Earthquake Rates Are Woefully Inadequate, Say Observers

Carriers need to raise their California earthquake rates to account for the many risks that their risk models do not yet account for, argue specialists.

Carriers need to raise their California earthquake rates to account for the many risks that their risk models do not yet account for, argue specialists.

John Charman, the outgoing president and chief executive of Bermudian insurance group Axis Capital, said in a conference call earlier in February that insurers are only able to get about 70% of the premium they need to write earthquake risk in the region comfortably.

“For primary business, California earthquake exposed accounts have not moved sufficiently for us yet,” he said. “It’s around two thirds of where it needs to be in our view.”

Siamak Daneshvaran, director of engineering in the impact forecasting division of broker Aon Re, agrees. He predicts insurers will be forced to increase their earthquake prices by about 50% over the next four to five years, as models become more accurate at helping clients estimate their exposures. The increase may happen sooner, he adds, if a big event triggers capacity shortages.

Part of the reason for the deficiencies in the models is the limited data scientists have to make assumptions with. Earthquakes, particularly ones of great magnitude, are rare. Catastrophe analysts need to look back thousands, not just hundreds, of years to build an accurate picture of the seismicity, or probability of occurrence, in a given location.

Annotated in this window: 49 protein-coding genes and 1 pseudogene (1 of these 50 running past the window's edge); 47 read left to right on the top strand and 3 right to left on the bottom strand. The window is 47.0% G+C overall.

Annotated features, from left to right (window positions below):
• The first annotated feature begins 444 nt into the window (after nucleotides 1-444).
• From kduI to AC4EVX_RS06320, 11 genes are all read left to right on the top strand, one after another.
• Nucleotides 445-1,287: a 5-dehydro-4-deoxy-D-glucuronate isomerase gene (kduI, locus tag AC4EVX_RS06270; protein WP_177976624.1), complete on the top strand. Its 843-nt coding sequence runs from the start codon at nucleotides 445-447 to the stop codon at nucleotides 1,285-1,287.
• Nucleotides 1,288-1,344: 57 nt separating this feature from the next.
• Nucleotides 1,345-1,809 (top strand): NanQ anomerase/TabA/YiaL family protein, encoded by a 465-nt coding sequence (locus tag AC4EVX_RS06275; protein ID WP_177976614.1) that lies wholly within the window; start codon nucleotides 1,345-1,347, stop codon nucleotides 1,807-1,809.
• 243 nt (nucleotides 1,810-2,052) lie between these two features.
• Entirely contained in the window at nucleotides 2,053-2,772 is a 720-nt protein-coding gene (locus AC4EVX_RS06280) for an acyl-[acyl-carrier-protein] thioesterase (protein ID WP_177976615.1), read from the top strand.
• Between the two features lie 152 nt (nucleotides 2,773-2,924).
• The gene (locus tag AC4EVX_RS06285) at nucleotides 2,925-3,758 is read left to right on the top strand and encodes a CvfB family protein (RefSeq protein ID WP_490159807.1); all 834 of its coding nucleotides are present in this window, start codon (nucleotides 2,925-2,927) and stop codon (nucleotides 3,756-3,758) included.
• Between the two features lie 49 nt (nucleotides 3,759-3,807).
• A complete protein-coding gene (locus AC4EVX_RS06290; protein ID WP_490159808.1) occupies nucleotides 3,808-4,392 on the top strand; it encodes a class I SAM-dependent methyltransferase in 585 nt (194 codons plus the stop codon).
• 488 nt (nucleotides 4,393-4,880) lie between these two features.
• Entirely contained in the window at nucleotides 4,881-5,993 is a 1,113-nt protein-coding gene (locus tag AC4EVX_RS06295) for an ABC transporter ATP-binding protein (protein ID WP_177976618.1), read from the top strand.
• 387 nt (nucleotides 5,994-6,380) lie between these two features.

Sarah Jenny, a geophysicist in the catastrophe research team of Bermudian reinsurer PartnerRe, says recent events have helped scientists improve their understanding of how different soil conditions and ground motion can amplify seismic waves. “Peak ground acceleration in soft soil reaches up to 20 times the value measured on firm rock,” she says.

But there is still a lot scientists have not yet been able to model, which could leave insurers vulnerable to a big loss. According to Peter Nakada, managing director of the consulting arm of catastrophe modeller Risk Management Solutions, these unmodelled risks include: flood following earthquake and related water containment issues; subsequent toxicity and environmental implications; and the absence of earthquake defences at local police stations, potentially increasing the possibility of riots or looting. Jayanta Guin, v.p. of research and modelling at rival model vendor AIR Worldwide, would add tsunamis to that list because research suggests they are often correlated with earthquakes.

Underestimation of the loss potential is not the only reason earthquake rates are insufficient. Consumer demand for earthquake cover is also low for such a catastrophe prone region. Daneshvaran estimates that the take up rate among Californian homeowners is between 20% and 30%.

“Lots of people are not buying ‘quake insurance because they think the price is already too high,” he explains. “They don’t like the minimum 5% deductible on their house, because they think any loss will be below that deductible. There hasn’t been an earthquake since 1994. And so far there is no regulation requiring residential building owners to buy ‘quake cover for their mortgage, in the same way they might have to buy wind cover.”

California is due a large earthquake, somewhere in the region of Los Angeles or San Francisco, according to Jenny at PartnerRe. The New Madrid fault line is also due a loss, though it is unclear from historical records whether it would be the sort of loss that insurers could pay out of their earnings or whether it would eat into their capital.